CNA FAQs, Facts, and Statistics


Article Categories: Jobs & Other

Working as a nursing assistant sometimes makes you think about how you fare against other CNAs in the country. That’s normal! Of course, you’d want to know the average salary, job outlook, or overall job satisfaction on the job.



Here are some of the most frequently asked questions from (or relating to) nursing assistants—answered by facts and statistics:

1. How many CNAs are there in the US?

In 2016, there were 1,564,300 nursing assistants and orderlies in the US.

2. What is the job outlook for CNAs?

A job outlook is a forecast of the growth or decline of employment rates. For CNAs, it is 11%, higher than average. This means that there will be a lot of vacancies for job hunters, even in the future. This forecast is good until 2026.

The very positive job outlook is largely influenced by the projected number of Americans needing long term care, from 13 million in 2000 to 27 million in 2050.

3. What is a CNA’s average pay?

In 2017, CNAs earned an average of $27,510 per year, or $13.23 per hour. The highest paying state is Alaska, with a range of $13.22-23.46 and an hourly average of $17.81. New York is next, paying CNAs $11.39-22.19, with an average of $16.65. Of all the cities in the US, San Francisco pays the highest salary—an average of $45,410 annually.

4. What is the average age of CNAs?

The average age of CNAs is 39 years old. Thirty-four percent of CNAs are aged 45 years old and older.

5. Are there more female nurse assistants than males?

The answer is probably obvious! Yes, there are more female CNAs than males. Among all healthcare workers, direct care workers such as nursing assistants are mostly female. In fact, over 90% of these workers are women.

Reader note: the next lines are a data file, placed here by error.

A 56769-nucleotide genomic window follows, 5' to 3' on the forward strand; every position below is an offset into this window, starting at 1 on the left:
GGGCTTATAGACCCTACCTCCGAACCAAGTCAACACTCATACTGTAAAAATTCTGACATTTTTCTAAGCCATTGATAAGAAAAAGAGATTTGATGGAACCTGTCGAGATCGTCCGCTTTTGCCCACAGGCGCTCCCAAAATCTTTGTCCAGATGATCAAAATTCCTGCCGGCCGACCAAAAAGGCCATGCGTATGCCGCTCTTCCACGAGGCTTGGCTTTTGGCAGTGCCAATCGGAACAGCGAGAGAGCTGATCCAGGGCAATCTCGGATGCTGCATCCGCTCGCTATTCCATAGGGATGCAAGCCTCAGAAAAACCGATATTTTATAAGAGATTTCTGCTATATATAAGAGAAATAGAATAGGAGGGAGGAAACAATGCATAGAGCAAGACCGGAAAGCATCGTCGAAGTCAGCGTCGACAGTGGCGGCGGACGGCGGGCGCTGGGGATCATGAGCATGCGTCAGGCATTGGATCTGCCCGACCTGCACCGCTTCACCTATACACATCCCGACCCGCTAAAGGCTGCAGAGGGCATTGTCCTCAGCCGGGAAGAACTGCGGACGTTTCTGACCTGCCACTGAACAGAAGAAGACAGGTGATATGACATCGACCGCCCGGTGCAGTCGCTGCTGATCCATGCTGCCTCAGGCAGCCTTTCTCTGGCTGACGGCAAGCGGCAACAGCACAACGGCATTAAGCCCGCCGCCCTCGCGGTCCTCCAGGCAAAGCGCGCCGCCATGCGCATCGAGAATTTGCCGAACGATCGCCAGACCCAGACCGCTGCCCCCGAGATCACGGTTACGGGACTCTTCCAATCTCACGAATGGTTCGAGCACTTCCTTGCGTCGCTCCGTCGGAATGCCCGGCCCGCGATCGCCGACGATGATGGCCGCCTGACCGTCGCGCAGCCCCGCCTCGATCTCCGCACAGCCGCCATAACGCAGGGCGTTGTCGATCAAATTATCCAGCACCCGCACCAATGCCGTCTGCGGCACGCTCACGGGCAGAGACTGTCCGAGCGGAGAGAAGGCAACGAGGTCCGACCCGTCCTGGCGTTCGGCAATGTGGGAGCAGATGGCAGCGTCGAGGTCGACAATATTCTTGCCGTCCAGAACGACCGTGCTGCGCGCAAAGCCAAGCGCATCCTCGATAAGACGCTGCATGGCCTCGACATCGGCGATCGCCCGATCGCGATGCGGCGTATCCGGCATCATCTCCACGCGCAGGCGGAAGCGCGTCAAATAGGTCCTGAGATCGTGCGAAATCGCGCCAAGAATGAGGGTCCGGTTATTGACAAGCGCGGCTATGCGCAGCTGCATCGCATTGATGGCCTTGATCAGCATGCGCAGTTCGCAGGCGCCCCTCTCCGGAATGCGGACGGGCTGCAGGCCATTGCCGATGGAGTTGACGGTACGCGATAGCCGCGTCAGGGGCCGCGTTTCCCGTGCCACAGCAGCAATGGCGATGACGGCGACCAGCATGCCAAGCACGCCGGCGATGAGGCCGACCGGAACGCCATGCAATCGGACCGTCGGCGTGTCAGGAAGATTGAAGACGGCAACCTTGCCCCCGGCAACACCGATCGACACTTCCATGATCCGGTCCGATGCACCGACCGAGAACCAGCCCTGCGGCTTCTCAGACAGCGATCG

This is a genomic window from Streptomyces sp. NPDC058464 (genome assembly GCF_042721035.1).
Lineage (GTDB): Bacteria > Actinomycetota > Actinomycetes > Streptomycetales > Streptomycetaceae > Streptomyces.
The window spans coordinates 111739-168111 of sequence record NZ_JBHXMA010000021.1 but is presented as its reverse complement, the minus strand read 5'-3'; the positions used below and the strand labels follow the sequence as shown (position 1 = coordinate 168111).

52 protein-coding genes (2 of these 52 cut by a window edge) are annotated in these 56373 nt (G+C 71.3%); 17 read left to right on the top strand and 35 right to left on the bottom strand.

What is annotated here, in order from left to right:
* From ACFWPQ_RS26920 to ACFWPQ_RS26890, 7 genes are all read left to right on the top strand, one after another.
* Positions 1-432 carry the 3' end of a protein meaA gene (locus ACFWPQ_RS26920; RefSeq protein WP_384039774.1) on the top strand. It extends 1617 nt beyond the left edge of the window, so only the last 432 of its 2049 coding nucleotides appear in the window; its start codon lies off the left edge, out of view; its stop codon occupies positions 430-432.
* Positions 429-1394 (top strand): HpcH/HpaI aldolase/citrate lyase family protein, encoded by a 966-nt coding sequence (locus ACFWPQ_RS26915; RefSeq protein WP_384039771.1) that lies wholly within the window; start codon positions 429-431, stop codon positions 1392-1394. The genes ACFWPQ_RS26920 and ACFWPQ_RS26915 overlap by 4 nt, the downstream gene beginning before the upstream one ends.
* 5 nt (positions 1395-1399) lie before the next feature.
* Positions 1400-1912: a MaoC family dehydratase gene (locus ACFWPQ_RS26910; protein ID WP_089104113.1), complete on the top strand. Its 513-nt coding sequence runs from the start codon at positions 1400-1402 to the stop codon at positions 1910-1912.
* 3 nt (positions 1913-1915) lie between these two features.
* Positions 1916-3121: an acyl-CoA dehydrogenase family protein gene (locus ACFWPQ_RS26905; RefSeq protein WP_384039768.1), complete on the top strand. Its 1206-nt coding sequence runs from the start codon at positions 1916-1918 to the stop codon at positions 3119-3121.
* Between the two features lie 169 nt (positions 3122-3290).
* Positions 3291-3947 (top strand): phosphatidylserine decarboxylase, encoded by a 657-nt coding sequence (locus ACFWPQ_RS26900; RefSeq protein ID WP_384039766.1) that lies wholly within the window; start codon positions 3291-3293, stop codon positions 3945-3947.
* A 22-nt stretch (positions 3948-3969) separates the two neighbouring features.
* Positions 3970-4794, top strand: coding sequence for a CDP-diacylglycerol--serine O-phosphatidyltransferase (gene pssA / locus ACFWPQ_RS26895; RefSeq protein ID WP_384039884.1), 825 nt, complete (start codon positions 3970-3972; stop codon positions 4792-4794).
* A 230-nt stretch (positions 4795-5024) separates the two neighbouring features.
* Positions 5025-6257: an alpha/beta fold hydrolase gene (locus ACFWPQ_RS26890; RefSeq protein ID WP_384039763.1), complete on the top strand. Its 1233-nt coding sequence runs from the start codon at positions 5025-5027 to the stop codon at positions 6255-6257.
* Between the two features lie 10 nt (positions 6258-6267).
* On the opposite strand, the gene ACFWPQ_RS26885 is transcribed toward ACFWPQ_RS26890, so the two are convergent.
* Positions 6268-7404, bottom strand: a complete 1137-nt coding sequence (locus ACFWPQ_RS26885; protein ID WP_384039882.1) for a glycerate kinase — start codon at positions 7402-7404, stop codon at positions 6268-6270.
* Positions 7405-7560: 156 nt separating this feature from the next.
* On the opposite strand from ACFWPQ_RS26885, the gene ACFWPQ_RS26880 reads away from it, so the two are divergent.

6. Where do CNAs most commonly work?

In a study conducted by the NCSBN (National Council of State Boards of Nursing), 24% of nursing assistants who participated in their survey worked in an extended care facility and 15.5% in a hospital, particularly in the medical-surgical unit.

In long-term settings, 42.5% worked in a skilled care facility. In 2014, 612,120 nursing assistants provided care in nursing homes.

7. Which cases or patient health conditions do CNAs usually handle?

According to the NCSBN in 2010, the majority of CNAs (43.7%) take care of patients with acute conditions or those that need immediate medical attention. They also assist patients with stable chronic or long-term conditions (42.6%) and those at the end of life (42.5%).

8. How many CNAs are pursuing a nursing education?

We don’t have the exact number, but only 7.7% of CNAs are taking up formal nursing studies, with the majority of those enrolled in either an LPN course or RN associate program. Only 1.4% are taking up RN baccalaureate studies.

9. What are some of the most common problems CNAs encounter at work?

Almost one-third of nursing assistants say that dealing with difficult coworkers and work overload is what makes their work most difficult and least satisfying. They also report problems with leaders and management as well as poor pay and benefits.

10. What factor unrelated to work affects a CNA’s work most significantly?

Thirty-nine percent of CNAs report problems related to childcare or care of a sick family member and that these situations affect their job the most.

11. How well are nursing assistants able to manage their time and complete their tasks?

Only 57% of CNAs report having enough time to help patients with activities of daily living (ADLs) such as bathing, eating, and dressing. Also, 56% say they don't have enough time to do other tasks unrelated to personal care.

12. How many CNAs get work-related injuries?

More than 14% of nursing assistants are injured while working, and these injuries are severe enough that they cannot return to work for at least a day.

Now that you have the numbers, what do you think about these figures? Do they sound familiar?

Here's one final (but important!) takeaway: Most nursing assistants become direct care workers because of their burning desire to help others, which is unique compared to other workers of a similar wage range.

A salute to all our CNAs!

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